Adding to the complexity, V. cholerae itself can change. Deadly outbreaks of cholera in India and Bangladesh after 1992 were caused by a strain of cholera that had not previously been known to cause epidemics. This strain had picked up genes that allowed it to infect people previously immune to prior strains of the cholera bacteria, an experiment of nature recently re-created in the laboratory by Schoolnik’s group.

To tease apart the contribution of all the different changes occurring simultaneously, research groups largely at Stanford, the University of Maryland, Johns Hopkins and the National Oceanic & Atmospheric Administration are working with scientists in Bangladesh to refine a disease prediction model — a computational method that will use real-time climate, ecological and epidemiological data to accurately calculate when and where a cholera outbreak will occur and how severe it will be.

Several Stanford projects aim to flesh out this model. In one of these, Schoolnik is working with agricultural economists Rosamond Naylor, PhD, and Walter Falcon, PhD, to study the association between fertilizer use, nitrogen-rich runoff, algal blooms and cholera outbreaks in Bangladesh. In another, Schoolnik is working with former Stanford postdoctoral scholar Fitnat Yildiz, PhD (now on the faculty at UC-Santa Cruz), bioinformatics expert Peter Karp, PhD, and engineer Alfred Spormann, PhD, to learn which genes are turned on at different stages in V. cholerae’s life cycle, what those genes accomplish and how physical conditions in the bacteria’s natural environment influence gene expression. To further understand the impact that V. cholerae gene expression has on its ability to cause disease, a team at Stanford is monitoring changes in its coastal waters habitat using an optical detection method. Engineers Alexandria Boehm, PhD, and Craig Criddle, PhD, molecular imaging expert Chris Contag, PhD, and Schoolnik are leading this project.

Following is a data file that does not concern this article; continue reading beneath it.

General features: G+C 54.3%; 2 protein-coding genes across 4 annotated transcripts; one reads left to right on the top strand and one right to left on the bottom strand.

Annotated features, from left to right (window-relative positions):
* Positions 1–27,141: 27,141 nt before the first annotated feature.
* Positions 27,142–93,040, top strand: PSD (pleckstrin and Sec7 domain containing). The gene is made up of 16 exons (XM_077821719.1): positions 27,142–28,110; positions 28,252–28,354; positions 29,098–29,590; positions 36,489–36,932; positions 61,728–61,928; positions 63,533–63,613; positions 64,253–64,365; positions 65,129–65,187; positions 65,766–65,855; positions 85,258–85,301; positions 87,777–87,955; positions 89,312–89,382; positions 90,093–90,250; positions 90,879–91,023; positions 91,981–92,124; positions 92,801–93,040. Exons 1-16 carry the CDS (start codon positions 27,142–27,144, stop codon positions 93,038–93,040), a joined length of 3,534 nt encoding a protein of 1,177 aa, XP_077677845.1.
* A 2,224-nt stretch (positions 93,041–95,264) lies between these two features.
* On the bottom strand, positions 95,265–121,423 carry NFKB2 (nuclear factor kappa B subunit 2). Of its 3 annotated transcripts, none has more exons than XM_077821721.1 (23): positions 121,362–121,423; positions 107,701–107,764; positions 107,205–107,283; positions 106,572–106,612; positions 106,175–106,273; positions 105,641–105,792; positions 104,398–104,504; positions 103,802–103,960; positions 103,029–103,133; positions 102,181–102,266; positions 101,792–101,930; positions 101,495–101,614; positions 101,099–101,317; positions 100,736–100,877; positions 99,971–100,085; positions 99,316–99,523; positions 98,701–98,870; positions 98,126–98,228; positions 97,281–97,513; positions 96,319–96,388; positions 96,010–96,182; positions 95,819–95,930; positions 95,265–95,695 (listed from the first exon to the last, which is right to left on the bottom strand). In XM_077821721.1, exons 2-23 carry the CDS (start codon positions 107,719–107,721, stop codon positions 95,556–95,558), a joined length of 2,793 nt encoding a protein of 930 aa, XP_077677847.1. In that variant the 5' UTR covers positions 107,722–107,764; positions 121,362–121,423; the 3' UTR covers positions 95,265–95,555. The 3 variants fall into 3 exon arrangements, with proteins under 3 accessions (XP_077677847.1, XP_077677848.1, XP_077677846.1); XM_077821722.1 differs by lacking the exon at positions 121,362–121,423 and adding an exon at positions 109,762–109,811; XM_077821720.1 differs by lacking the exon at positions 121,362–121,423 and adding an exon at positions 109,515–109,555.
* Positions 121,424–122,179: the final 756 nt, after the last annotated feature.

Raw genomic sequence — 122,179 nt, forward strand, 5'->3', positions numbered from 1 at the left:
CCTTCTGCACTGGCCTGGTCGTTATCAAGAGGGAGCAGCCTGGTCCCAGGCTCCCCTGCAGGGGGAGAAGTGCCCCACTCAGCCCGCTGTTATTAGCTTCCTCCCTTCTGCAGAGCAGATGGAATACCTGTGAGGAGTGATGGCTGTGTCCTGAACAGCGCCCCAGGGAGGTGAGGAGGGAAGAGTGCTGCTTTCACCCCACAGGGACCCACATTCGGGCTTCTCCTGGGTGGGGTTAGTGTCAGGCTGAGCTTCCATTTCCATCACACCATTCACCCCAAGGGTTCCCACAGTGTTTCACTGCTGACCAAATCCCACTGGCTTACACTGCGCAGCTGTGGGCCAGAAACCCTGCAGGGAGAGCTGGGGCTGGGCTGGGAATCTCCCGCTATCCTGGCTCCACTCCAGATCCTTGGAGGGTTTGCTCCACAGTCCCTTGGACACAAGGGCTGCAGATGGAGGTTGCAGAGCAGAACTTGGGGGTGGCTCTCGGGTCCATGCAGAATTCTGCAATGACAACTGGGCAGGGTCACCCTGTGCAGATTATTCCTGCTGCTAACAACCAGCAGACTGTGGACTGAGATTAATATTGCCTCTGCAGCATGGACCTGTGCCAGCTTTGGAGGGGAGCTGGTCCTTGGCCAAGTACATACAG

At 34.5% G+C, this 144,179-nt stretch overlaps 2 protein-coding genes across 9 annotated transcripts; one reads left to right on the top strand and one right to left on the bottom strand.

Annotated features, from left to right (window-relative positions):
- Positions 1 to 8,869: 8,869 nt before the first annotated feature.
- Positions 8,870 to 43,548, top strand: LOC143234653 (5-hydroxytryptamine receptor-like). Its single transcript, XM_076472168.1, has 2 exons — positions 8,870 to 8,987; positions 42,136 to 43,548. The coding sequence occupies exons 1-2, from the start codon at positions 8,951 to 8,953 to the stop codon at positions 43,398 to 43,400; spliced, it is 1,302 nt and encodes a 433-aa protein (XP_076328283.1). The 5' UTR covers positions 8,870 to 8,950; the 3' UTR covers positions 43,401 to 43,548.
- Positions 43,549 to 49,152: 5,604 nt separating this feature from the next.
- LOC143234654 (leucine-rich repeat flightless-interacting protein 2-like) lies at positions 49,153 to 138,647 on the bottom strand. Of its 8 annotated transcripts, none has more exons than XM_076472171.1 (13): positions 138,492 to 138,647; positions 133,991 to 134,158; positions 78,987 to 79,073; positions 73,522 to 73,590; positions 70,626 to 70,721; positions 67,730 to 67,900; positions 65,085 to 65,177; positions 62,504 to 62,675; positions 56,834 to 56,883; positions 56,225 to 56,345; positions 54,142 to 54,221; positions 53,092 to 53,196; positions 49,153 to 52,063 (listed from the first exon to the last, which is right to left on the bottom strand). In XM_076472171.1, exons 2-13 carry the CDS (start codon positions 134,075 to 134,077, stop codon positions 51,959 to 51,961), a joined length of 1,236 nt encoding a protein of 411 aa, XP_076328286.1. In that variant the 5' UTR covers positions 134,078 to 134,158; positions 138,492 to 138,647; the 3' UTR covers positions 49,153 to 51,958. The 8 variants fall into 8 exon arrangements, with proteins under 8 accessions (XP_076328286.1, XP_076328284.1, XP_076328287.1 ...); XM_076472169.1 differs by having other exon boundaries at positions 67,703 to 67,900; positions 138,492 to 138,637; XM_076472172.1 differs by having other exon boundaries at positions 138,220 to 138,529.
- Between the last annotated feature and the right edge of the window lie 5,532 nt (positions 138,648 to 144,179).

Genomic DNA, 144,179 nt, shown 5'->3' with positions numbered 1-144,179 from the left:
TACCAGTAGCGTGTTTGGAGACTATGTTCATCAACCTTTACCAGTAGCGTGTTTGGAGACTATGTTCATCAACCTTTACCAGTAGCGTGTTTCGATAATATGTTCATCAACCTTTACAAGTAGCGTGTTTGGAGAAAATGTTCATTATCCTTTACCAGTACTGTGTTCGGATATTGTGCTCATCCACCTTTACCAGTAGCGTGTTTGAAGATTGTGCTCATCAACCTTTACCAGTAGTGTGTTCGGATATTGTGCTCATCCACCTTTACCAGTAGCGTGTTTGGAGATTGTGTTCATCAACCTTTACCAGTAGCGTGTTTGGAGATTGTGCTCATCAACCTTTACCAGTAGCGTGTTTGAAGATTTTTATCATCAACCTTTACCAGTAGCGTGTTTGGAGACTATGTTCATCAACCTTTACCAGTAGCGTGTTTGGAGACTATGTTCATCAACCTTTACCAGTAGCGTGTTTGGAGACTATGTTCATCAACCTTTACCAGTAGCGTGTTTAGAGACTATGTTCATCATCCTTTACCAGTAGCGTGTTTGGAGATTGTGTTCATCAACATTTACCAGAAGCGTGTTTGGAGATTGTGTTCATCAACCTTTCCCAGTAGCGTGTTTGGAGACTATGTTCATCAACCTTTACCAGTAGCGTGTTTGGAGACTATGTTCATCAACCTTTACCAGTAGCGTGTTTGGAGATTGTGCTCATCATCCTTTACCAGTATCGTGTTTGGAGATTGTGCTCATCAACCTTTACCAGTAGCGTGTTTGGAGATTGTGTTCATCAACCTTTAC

“What we envision is predictive power,” says Criddle.